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In Utah, world's largest 'living' organism is, well, dying

Published November 25, 2011 10:55 am

Environment • Forest officials trying to restore "the standing dead" in the Pando aspen clone.
This is an archived article that was published on sltrib.com in 2011, and information in the article may be outdated. It is provided only for personal research purposes and may not be reprinted.

Fish Lake • Utah's biggest biological curiosity is in trouble.

Make that the world's biggest.

So far, forest scientists say, no one has found any living thing bigger than the Pando clone, a 106-acre thicket of aspens arising from the same roots.



Bu living is not the most descriptive term for the white patch of trees at the south end of south central Utah's Fish Lake. Dying is more accurate.

"I call them the standing dead," said Kevin Mueller, program director for the Utah Environmental Congress and a participant in negotiations to revive the ancient network of trees.

The trouble is that thousands of linked aspens here are 100 to 150 years old and starting to topple. Young aspens aren't springing up from the root network as they have for hundreds or thousands of years (maybe more — scientists are unsure how long the complex has clung to the valley floor).

Interest groups and government foresters agree that whatever does grow here is getting munched by deer, elk, cattle or all three.

Across the highway is a slope of young aspens growing thickly, behind fencing that keeps out deer. Fishlake National Forest silviculturist Terry Holsclaw said that area was logged in the 1990s and responded nicely.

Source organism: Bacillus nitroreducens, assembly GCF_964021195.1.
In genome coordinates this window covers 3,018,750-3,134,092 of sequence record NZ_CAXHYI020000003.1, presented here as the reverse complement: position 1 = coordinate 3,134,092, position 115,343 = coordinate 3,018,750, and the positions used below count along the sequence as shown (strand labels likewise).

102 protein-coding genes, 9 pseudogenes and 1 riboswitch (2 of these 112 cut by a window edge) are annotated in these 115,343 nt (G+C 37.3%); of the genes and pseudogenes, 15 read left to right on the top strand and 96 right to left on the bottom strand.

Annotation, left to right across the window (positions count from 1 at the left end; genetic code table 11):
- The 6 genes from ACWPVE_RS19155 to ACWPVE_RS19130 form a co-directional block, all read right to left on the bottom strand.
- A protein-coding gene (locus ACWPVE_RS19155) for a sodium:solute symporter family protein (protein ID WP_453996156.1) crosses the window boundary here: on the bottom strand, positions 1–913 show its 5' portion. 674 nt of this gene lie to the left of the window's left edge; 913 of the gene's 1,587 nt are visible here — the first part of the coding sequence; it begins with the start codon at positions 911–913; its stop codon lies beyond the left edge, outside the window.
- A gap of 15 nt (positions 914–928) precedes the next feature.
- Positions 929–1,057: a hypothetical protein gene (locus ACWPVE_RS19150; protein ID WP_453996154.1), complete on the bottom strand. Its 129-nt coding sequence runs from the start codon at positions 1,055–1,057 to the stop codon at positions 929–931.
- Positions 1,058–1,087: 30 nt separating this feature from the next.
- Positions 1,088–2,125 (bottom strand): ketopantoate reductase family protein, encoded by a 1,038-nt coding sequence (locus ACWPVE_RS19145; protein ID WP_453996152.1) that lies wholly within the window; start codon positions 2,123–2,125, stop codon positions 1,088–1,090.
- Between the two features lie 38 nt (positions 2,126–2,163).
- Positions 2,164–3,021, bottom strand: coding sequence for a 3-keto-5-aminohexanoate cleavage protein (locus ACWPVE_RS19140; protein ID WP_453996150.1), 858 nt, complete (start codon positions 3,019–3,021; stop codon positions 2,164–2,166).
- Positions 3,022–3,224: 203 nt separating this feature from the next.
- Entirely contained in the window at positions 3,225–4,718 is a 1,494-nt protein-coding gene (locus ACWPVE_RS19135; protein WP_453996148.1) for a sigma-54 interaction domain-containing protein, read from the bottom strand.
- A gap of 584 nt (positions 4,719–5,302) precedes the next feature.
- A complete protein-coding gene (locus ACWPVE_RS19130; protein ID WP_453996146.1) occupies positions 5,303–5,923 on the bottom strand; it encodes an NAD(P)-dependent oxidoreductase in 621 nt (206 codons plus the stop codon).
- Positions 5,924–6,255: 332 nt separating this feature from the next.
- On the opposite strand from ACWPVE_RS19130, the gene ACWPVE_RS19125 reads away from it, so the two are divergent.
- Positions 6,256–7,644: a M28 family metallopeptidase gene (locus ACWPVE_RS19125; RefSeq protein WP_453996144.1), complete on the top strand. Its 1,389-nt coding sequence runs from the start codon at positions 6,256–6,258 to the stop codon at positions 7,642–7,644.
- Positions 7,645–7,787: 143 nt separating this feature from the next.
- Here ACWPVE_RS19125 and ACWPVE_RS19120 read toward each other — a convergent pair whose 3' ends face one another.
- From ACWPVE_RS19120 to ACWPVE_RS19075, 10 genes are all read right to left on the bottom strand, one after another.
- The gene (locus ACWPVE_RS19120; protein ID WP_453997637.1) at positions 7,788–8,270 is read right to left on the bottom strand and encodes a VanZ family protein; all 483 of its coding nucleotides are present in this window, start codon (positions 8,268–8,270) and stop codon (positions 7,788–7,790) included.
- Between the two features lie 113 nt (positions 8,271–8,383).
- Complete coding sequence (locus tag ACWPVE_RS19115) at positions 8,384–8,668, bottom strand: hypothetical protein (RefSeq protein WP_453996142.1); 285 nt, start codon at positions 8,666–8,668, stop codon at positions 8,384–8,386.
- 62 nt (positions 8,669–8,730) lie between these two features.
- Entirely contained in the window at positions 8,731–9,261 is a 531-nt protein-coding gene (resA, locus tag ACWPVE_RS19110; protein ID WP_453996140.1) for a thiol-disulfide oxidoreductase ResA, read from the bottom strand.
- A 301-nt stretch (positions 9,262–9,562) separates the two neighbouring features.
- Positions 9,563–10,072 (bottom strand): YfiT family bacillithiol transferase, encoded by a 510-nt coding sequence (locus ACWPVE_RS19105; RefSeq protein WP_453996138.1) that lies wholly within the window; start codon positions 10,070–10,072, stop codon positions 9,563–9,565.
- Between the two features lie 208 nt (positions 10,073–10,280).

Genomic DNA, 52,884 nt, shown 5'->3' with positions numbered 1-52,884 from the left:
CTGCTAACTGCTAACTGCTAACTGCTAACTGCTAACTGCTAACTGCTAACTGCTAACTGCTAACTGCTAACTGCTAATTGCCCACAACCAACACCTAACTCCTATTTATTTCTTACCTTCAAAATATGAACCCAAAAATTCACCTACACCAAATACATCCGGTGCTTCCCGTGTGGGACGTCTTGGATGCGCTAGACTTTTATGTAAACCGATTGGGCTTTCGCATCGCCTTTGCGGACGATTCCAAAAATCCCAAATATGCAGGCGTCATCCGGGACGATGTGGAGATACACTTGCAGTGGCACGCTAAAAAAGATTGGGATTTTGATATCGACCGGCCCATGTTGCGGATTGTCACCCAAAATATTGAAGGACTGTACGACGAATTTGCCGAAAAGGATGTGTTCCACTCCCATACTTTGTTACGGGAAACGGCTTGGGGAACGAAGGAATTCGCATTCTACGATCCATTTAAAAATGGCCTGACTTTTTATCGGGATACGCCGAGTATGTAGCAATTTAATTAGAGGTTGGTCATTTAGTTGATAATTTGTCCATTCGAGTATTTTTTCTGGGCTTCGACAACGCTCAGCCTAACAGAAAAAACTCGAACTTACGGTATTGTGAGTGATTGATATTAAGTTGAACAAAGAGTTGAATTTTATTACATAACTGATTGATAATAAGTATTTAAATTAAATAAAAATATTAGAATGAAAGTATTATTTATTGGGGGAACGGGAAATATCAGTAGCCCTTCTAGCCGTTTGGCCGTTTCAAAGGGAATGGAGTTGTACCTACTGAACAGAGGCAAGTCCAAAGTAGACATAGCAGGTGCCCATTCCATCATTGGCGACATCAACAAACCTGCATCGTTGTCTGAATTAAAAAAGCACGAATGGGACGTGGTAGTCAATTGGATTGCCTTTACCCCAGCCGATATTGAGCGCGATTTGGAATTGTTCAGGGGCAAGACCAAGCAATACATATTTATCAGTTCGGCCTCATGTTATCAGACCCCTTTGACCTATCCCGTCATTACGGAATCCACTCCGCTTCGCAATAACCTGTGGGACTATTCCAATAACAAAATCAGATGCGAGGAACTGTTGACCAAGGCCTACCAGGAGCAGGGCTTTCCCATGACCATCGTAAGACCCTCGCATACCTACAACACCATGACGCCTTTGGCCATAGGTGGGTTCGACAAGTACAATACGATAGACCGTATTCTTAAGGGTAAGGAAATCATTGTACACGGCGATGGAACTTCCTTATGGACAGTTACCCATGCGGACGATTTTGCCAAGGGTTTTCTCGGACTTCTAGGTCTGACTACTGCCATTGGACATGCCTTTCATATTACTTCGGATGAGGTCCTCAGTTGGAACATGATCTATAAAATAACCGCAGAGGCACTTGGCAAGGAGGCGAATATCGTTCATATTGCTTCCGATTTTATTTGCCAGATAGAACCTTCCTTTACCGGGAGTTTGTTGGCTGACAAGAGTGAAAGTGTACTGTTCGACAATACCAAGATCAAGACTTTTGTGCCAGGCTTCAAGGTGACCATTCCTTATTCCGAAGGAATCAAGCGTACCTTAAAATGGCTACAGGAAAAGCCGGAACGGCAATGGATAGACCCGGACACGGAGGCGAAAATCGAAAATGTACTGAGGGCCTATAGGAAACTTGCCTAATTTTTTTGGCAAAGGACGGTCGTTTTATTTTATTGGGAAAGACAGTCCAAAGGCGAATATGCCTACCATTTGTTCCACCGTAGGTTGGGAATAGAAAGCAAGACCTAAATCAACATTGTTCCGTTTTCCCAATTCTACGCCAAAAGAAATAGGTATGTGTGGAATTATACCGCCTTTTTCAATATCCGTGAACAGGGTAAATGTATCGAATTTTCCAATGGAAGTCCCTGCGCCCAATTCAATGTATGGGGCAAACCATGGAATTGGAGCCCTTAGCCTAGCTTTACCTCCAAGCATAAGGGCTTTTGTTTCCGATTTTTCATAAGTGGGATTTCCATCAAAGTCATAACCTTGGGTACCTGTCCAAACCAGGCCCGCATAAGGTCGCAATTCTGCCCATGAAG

"We'd like to harvest [the Pando clone]," he said, "not for the economic value, but killing the bole of the tree is a good way to regenerate aspen."

After logging, the agency could fence out wildlife.

It's no guarantee of a rebound, though. It's unclear whether the root system remains healthy enough to send up sufficient suckers and fight off beetles, fungus and gnawing rodents.

"We probably don't have more than 10 years [to work] with this clone," Holsclaw said.

Options besides logging include ripping through some of the root segments with blades dragged on a tractor. Separating a root from the tree stimulates it to regrow a shoot. Another idea is to burn some of the area, though Holsclaw said that's tricky because of cabins and a historic lake lodge nearby.

Whatever the government decides to do next year, it will include fencing to protect the young trees.

Mueller remains hopeful about the program's results and also pleased that the government and ranchers are cooperating with researchers to help determine what's taking out more young aspens: deer, elk or cows. Cameras in aspen study plots next summer will document whether wildlife or cattle are spending more time there, he said, and one rancher suggested switching to sheep for a season to see if the accompanying guard dogs scare off deer and protect the trees.

Wildlife groups such as the National Wild Turkey Federation are helping with other restorations in the area. Federation biologist Stan Baker said his group is removing conifers where they're encroaching on aspens to save forest diversity and preserve grassy, shrubby openings.

"Aspen regeneration," he said, "is key for the wildlife."

The Pando benefits from name recognition and scientific interest that bring funding. It won't be possible to replicate everything that happens here across the West — deer-proof fencing for this clone alone is estimated up to $100,000 — but the project might help determine what works for aspen in the 21st century.

Its success will determine whether this grove holds its place among the world's giants.

bloomis@sltrib.com

 

 

 

 

 

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